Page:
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Time to pull the plug on Cougar Dam?

Groups want to end hydro power production

 

USACE

A pair of unlikely partners agree on at least one thing: two U.S. Army Corps of Engineers hydroelectric projects in the Willamette River basin should no longer generate power. The Native Fish Society and the Public Power Council now say that deauthorizing the dams' requirement to produce power would help restore fisheries in the basin and could reduce Bonneville Power Administration wholesale power rates.

The PPC, which represents community-owned customers of the Bonneville Power Administration that purchase electricity from Willamette dams, said in an opinion piece that the projects are "uneconomic –producing minimal power without valuable operational flexibility at a cost many times higher than other hydro projects in the Federal Columbia River Power System. Deauthorizing the power aspect at these projects will save consumers millions of dollars."

Deauthorizing a federal hydro project requires legislation and the first step taken by new legislation passed late last year calls for a study of deauthorizing power generation from the Corps' Cougar and Detroit projects.

The federal Water Resources Development Act of 2020, passed by Congress and signed into law in December 2020, authorizes the Corps to study the option of deauthorizing those projects and to have that study complete within two years. The legislation reads:

In an April 6th letter, Scott Simms, Executive Director of the PPC, wrote that power from Willamette dams is "the most expensive resources in the BPA mix and the least valuable assets. The cost of power from the Willamette Basin projects is five times that of the Lower Snake River dams. Additionally, the unfavorable economics of these projects will only get worse as the Corps considers unproven and likely ineffective fish mitigation investments that could impose capital costs in the hundreds of millions or even billions of dollars."

The Native Fish Society, a regional nonprofit that seeks to revive abundant wild, native fish across the Pacific Northwest, said in the Register-Guard that eliminating power production at the dams is "critical to enabling the operations that will recover threatened fish, including creating a successful downstream passage for out-migrating juvenile fish, improving water quality in reservoirs and rivers and facilitating beneficial flow regimes."

Before construction began, Congress passed legislation for the Willamette Valley System that required flood control, power production, recreation, water storage, fish and wildlife benefits, among other purposes.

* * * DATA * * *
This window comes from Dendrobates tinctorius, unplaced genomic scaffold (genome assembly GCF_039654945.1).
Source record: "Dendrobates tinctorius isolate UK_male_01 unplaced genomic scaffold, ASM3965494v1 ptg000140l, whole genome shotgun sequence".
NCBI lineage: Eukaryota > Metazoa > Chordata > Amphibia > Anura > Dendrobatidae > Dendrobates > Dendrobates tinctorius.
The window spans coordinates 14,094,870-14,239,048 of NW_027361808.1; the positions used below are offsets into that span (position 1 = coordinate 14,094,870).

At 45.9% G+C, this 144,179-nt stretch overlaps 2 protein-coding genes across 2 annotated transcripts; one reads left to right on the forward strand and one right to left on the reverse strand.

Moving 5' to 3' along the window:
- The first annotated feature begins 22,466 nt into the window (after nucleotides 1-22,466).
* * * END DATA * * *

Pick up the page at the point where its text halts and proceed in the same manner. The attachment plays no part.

The costs for hydroelectric projects are usually assigned according to the purposes and the share of those purposes in the project's overall costs. For example, the multi-use dams in the Federal Columbia River Power System typically fall into two major categories: non-power costs are paid for by taxpayers, whereas other costs, including fish and wildlife mitigation, are paid for by electric ratepayers who receive hydropower from a project, according to Simms.

So, without electric generation at the Willamette facilities, how would the Corps pay for fish mitigation measures? Fairbrother says that even without the generation income, the Corps dams still have an impact on listed fish – the Willamette wild winter steelhead and the wild spring chinook – and so would trigger the requirements of the federal Endangered Species Act.

Simms wrote: "There is a very clear and established practice in many parts of the country – and even here in the Northwest – where all of these Corps costs are funded by taxpayers. Typically, a project with an authorized power purpose likely also has a commensurate share of fish mitigation cost. When a project is not authorized for power production that fish mitigation cost is typically borne by taxpayers."

The conservation groups – Northwest Environmental Defense Center, WildEarth Guardians and Native Fish Society – initially filed a lawsuit on March 18, 2018 in U.S. District Court in Portland against the Corps and NOAA Fisheries, asking the court to force the federal agencies to reevaluate the impacts of the Corps' 13 Willamette Valley dams on upper Willamette River wild steelhead and wild spring chinook and to reinitiate consultation. The agencies have done that and are currently in the process of a full National Environmental Policy Act process, which is expected to conclude with a new biological opinion by the end of 2022.

Recently, the court heard oral arguments from the parties. That hearing focused on potential remedies that the judge may order to address the past and ongoing ESA violations that he found the agencies liable for, Fairbrother wrote. She expected the judge's ruling could come at any time, "but given the complexity of the case and system, we are expecting it to take a while."

"Without hydro, we can have better passage for cheaper and in many cases, with the existing infrastructure or minor infrastructural updates," according to Fairbrother. "We could even remove Big Cliff and Detroit dams since they only exist for the production of power, thus removing the double dam barrier problems that the fish face and removing the Corps' operational costs for those projects indefinitely."

 

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